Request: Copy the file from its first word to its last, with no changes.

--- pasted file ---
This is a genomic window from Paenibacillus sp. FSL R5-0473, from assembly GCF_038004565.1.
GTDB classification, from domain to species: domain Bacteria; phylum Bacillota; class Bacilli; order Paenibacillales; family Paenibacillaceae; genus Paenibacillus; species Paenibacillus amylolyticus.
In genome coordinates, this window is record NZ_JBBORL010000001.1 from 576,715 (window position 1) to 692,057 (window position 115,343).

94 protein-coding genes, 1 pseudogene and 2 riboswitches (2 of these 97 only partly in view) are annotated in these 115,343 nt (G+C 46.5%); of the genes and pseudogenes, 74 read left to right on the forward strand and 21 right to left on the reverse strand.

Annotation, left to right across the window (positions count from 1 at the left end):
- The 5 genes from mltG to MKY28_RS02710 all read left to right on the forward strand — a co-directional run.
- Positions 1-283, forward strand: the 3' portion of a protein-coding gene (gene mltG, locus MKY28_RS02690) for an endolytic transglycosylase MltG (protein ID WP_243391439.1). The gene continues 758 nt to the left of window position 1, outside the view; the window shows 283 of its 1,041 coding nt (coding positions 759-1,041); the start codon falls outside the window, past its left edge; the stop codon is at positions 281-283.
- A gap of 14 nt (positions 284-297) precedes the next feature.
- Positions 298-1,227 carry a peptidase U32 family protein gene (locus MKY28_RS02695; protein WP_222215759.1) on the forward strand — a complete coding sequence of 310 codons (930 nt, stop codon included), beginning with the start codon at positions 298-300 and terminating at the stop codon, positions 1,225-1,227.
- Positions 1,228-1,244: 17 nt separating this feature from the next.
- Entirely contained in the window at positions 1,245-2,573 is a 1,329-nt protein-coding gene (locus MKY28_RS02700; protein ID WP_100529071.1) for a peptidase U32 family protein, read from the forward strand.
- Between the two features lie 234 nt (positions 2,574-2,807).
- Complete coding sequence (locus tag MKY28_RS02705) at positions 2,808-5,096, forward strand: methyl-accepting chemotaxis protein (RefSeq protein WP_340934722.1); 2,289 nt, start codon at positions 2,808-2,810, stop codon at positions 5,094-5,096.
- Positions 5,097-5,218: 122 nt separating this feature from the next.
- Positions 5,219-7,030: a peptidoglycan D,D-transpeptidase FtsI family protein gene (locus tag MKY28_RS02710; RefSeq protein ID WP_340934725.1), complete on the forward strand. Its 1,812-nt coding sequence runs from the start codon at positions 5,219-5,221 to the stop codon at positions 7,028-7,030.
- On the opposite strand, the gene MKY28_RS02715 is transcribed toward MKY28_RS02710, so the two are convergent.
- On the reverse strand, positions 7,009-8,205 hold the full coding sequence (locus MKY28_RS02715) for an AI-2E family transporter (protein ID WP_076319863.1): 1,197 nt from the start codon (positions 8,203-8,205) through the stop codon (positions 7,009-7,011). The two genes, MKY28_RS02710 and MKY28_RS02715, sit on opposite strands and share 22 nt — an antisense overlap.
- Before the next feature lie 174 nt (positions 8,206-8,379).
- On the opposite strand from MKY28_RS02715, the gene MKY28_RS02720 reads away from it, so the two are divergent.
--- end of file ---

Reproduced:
This is a genomic window from Paenibacillus sp. FSL R5-0473, from assembly GCF_038004565.1.
GTDB classification, from domain to species: domain Bacteria; phylum Bacillota; class Bacilli; order Paenibacillales; family Paenibacillaceae; genus Paenibacillus; species Paenibacillus amylolyticus.
In genome coordinates, this window is record NZ_JBBORL010000001.1 from 576,715 (window position 1) to 692,057 (window position 115,343).

94 protein-coding genes, 1 pseudogene and 2 riboswitches (2 of these 97 only partly in view) are annotated in these 115,343 nt (G+C 46.5%); of the genes and pseudogenes, 74 read left to right on the forward strand and 21 right to left on the reverse strand.

Annotation, left to right across the window (positions count from 1 at the left end):
- The 5 genes from mltG to MKY28_RS02710 all read left to right on the forward strand — a co-directional run.
- Positions 1-283, forward strand: the 3' portion of a protein-coding gene (gene mltG, locus MKY28_RS02690) for an endolytic transglycosylase MltG (protein ID WP_243391439.1). The gene continues 758 nt to the left of window position 1, outside the view; the window shows 283 of its 1,041 coding nt (coding positions 759-1,041); the start codon falls outside the window, past its left edge; the stop codon is at positions 281-283.
- A gap of 14 nt (positions 284-297) precedes the next feature.
- Positions 298-1,227 carry a peptidase U32 family protein gene (locus MKY28_RS02695; protein WP_222215759.1) on the forward strand — a complete coding sequence of 310 codons (930 nt, stop codon included), beginning with the start codon at positions 298-300 and terminating at the stop codon, positions 1,225-1,227.
- Positions 1,228-1,244: 17 nt separating this feature from the next.
- Entirely contained in the window at positions 1,245-2,573 is a 1,329-nt protein-coding gene (locus MKY28_RS02700; protein ID WP_100529071.1) for a peptidase U32 family protein, read from the forward strand.
- Between the two features lie 234 nt (positions 2,574-2,807).
- Complete coding sequence (locus tag MKY28_RS02705) at positions 2,808-5,096, forward strand: methyl-accepting chemotaxis protein (RefSeq protein WP_340934722.1); 2,289 nt, start codon at positions 2,808-2,810, stop codon at positions 5,094-5,096.
- Positions 5,097-5,218: 122 nt separating this feature from the next.
- Positions 5,219-7,030: a peptidoglycan D,D-transpeptidase FtsI family protein gene (locus tag MKY28_RS02710; RefSeq protein ID WP_340934725.1), complete on the forward strand. Its 1,812-nt coding sequence runs from the start codon at positions 5,219-5,221 to the stop codon at positions 7,028-7,030.
- On the opposite strand, the gene MKY28_RS02715 is transcribed toward MKY28_RS02710, so the two are convergent.
- On the reverse strand, positions 7,009-8,205 hold the full coding sequence (locus MKY28_RS02715) for an AI-2E family transporter (protein ID WP_076319863.1): 1,197 nt from the start codon (positions 8,203-8,205) through the stop codon (positions 7,009-7,011). The two genes, MKY28_RS02710 and MKY28_RS02715, sit on opposite strands and share 22 nt — an antisense overlap.
- Before the next feature lie 174 nt (positions 8,206-8,379).
- On the opposite strand from MKY28_RS02715, the gene MKY28_RS02720 reads away from it, so the two are divergent.